Fun with LEGOs at DL summer robotics camp
This past week has been a busy one for Detroit Lakes’ QWERTY Robotics team, who spent this past Monday through Thursday mentoring a group of 24 area students in the first-ever LEGO Robotics Summer Camp to be held in Detroit Lakes.
Hosted by QWERTY Robotics and Minnesota State University Moorhead’s College for Kids, the event was an unqualified success, according to Debbie Janzen, advisor and mentor for the local robotics team.
“We started with (openings for) 20 kids, but there was such an overwhelming response that we increased it to 24, and I still had to turn kids away,” Janzen said.
“I think if we held another camp next week it would be full too.”
The camp was open to all area students entering grades 5-8 in the fall.
“It’s for kids who want to learn and are excited about programming, or LEGOs, or both,” Janzen said.
The students paired up to build and program the small robots, using LEGOs for some of the functions.
“They worked in teams of two to build a robot and program it to perform a variety of tasks,” Janzen said.
The QWERTY team members provided teaching assistance to camp instructor Sarah Schultz, who runs the College for Kids program at MSUM, as well as acting as mentors for the kids throughout the four-day camp.
Schultz noted that MSUM’s College for Kids offers two LEGO Robotics sessions each summer, and they typically fill up quickly.
“There’s always a waiting list,” she added.
“Debbie approached us about bringing our LEGO Robotics course out here (to Detroit Lakes),” Schultz said. “This is a pilot (program) for us… so far, so good.”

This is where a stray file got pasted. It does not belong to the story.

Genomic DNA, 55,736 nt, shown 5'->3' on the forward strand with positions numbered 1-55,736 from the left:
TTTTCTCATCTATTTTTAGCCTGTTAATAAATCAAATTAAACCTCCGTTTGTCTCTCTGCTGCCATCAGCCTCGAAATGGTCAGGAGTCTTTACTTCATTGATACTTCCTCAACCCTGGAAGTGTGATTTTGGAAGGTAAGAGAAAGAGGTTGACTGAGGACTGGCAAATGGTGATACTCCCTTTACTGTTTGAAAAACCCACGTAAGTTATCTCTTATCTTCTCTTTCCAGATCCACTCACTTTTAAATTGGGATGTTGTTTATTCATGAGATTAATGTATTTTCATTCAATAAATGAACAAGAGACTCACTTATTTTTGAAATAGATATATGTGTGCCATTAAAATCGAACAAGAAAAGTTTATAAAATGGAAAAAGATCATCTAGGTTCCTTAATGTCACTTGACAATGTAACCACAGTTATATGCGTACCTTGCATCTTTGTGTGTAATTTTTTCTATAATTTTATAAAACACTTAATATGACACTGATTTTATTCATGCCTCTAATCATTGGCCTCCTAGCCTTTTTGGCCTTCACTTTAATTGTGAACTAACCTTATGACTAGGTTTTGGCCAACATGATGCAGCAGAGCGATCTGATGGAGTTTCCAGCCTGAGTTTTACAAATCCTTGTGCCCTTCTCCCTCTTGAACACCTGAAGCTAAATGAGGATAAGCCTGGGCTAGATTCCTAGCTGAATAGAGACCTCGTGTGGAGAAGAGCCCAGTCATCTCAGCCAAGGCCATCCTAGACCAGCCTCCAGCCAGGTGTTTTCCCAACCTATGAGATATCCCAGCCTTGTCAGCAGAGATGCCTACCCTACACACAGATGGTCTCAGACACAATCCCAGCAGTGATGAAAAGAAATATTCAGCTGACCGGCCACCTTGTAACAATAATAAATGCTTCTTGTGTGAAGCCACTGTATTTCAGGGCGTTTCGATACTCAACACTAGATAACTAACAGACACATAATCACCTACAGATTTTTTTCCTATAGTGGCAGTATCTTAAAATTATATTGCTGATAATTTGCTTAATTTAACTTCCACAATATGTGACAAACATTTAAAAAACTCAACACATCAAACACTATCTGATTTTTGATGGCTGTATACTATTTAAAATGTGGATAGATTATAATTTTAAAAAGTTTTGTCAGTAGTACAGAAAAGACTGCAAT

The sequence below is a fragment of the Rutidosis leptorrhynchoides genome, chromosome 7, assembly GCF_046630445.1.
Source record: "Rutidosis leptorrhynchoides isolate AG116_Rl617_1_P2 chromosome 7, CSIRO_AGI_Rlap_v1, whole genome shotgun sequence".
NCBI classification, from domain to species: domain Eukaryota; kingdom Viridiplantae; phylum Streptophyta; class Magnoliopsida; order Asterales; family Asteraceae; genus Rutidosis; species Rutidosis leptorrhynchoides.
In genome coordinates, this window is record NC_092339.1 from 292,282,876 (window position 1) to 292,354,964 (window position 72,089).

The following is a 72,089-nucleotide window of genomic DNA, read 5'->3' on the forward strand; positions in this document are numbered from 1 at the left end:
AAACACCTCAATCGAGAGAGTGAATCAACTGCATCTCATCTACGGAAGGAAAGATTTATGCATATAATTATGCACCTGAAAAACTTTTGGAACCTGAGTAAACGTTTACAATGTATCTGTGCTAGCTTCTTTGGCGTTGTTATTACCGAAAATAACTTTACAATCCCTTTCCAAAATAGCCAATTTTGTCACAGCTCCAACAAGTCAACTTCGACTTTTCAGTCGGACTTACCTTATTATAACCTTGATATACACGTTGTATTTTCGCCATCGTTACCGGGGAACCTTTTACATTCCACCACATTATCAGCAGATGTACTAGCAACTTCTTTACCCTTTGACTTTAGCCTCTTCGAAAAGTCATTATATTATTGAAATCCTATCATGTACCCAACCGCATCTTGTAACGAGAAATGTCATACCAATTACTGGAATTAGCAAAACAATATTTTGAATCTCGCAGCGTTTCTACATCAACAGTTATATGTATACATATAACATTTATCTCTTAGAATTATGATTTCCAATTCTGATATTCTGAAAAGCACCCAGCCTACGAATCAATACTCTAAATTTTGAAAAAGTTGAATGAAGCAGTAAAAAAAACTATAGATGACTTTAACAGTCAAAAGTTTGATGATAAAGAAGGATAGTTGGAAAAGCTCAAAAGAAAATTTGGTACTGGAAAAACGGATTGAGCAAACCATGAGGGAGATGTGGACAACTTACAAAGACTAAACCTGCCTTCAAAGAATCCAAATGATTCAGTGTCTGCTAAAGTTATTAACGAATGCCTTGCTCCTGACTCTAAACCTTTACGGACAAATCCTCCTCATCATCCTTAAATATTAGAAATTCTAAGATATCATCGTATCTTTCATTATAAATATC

Students were in session each day from 12:30 to 3:30 p.m. at the Detroit Lakes High School Media Center, with the final day ending in an open house where the students invited their parents and siblings to come view what they had accomplished.
“They’re doing great,” Schultz said on Wednesday.
“The kids are having a great time, and they’re working well together. This is a great group, and the volunteers have been fantastic.”
“The kids are having a blast doing this,” Janzen agreed, “and our QWERTY team members are having fun too.
“It’s a good experience for them to mentor the kids and teach them the things they’ve learned.”
In addition to learning about programming language and being exposed to working with robots, the kids get to have “something cool to show their parents,” Schultz said. “They can make the tasks as complicated or easy as they want to.”
Janzen added that many of the kids participating in this summer camp will be among those chosen to form Detroit Lakes’ first-ever LEGO Robotics team.
“I’ve been working with Kent and Jenny Heimark, two local home-school parents, to get the funding and supplies needed to start a team,” Janzen said.
“We’ve received a donation of 10 laptops from Minnesota Computers for Schools, so the kids will be able to do programming and write research reports for upcoming competitions,” she added.
The team, which has not yet been finalized, will include between 8-10 kids from the area.
“We’ve already got more applications than we have slots on the team,” Janzen said.
For more information, contact Debbie Janzen at 701-388-9697, or e-mail her at email@example.com.
Follow reporter Vicki Gerdes on Twitter at @VickiLGerdes.